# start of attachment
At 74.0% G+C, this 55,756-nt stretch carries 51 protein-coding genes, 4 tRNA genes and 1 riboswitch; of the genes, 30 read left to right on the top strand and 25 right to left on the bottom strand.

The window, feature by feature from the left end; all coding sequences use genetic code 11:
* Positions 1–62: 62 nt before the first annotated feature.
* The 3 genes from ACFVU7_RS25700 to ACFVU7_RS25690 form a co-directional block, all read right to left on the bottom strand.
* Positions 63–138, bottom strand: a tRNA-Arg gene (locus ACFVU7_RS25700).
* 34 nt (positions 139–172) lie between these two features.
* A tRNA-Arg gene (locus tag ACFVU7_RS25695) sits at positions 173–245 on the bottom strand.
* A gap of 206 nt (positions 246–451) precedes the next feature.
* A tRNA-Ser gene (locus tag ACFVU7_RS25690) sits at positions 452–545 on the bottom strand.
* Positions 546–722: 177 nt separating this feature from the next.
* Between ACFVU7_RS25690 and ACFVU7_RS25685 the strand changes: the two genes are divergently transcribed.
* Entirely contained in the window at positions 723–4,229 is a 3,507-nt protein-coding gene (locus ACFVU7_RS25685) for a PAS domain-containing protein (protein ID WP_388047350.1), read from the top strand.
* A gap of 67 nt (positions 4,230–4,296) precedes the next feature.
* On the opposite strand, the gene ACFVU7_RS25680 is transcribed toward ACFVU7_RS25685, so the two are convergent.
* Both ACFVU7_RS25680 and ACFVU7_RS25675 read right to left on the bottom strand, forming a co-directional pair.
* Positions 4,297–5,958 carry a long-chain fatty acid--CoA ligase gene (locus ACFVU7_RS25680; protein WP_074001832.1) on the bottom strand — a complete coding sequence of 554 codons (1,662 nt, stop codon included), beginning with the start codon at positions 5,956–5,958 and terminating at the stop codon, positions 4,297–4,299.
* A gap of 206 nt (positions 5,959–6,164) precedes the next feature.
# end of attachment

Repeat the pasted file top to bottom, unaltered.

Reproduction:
At 74.0% G+C, this 55,756-nt stretch carries 51 protein-coding genes, 4 tRNA genes and 1 riboswitch; of the genes, 30 read left to right on the top strand and 25 right to left on the bottom strand.

The window, feature by feature from the left end; all coding sequences use genetic code 11:
* Positions 1–62: 62 nt before the first annotated feature.
* The 3 genes from ACFVU7_RS25700 to ACFVU7_RS25690 form a co-directional block, all read right to left on the bottom strand.
* Positions 63–138, bottom strand: a tRNA-Arg gene (locus ACFVU7_RS25700).
* 34 nt (positions 139–172) lie between these two features.
* A tRNA-Arg gene (locus tag ACFVU7_RS25695) sits at positions 173–245 on the bottom strand.
* A gap of 206 nt (positions 246–451) precedes the next feature.
* A tRNA-Ser gene (locus tag ACFVU7_RS25690) sits at positions 452–545 on the bottom strand.
* Positions 546–722: 177 nt separating this feature from the next.
* Between ACFVU7_RS25690 and ACFVU7_RS25685 the strand changes: the two genes are divergently transcribed.
* Entirely contained in the window at positions 723–4,229 is a 3,507-nt protein-coding gene (locus ACFVU7_RS25685) for a PAS domain-containing protein (protein ID WP_388047350.1), read from the top strand.
* A gap of 67 nt (positions 4,230–4,296) precedes the next feature.
* On the opposite strand, the gene ACFVU7_RS25680 is transcribed toward ACFVU7_RS25685, so the two are convergent.
* Both ACFVU7_RS25680 and ACFVU7_RS25675 read right to left on the bottom strand, forming a co-directional pair.
* Positions 4,297–5,958 carry a long-chain fatty acid--CoA ligase gene (locus ACFVU7_RS25680; protein WP_074001832.1) on the bottom strand — a complete coding sequence of 554 codons (1,662 nt, stop codon included), beginning with the start codon at positions 5,956–5,958 and terminating at the stop codon, positions 4,297–4,299.
* A gap of 206 nt (positions 5,959–6,164) precedes the next feature.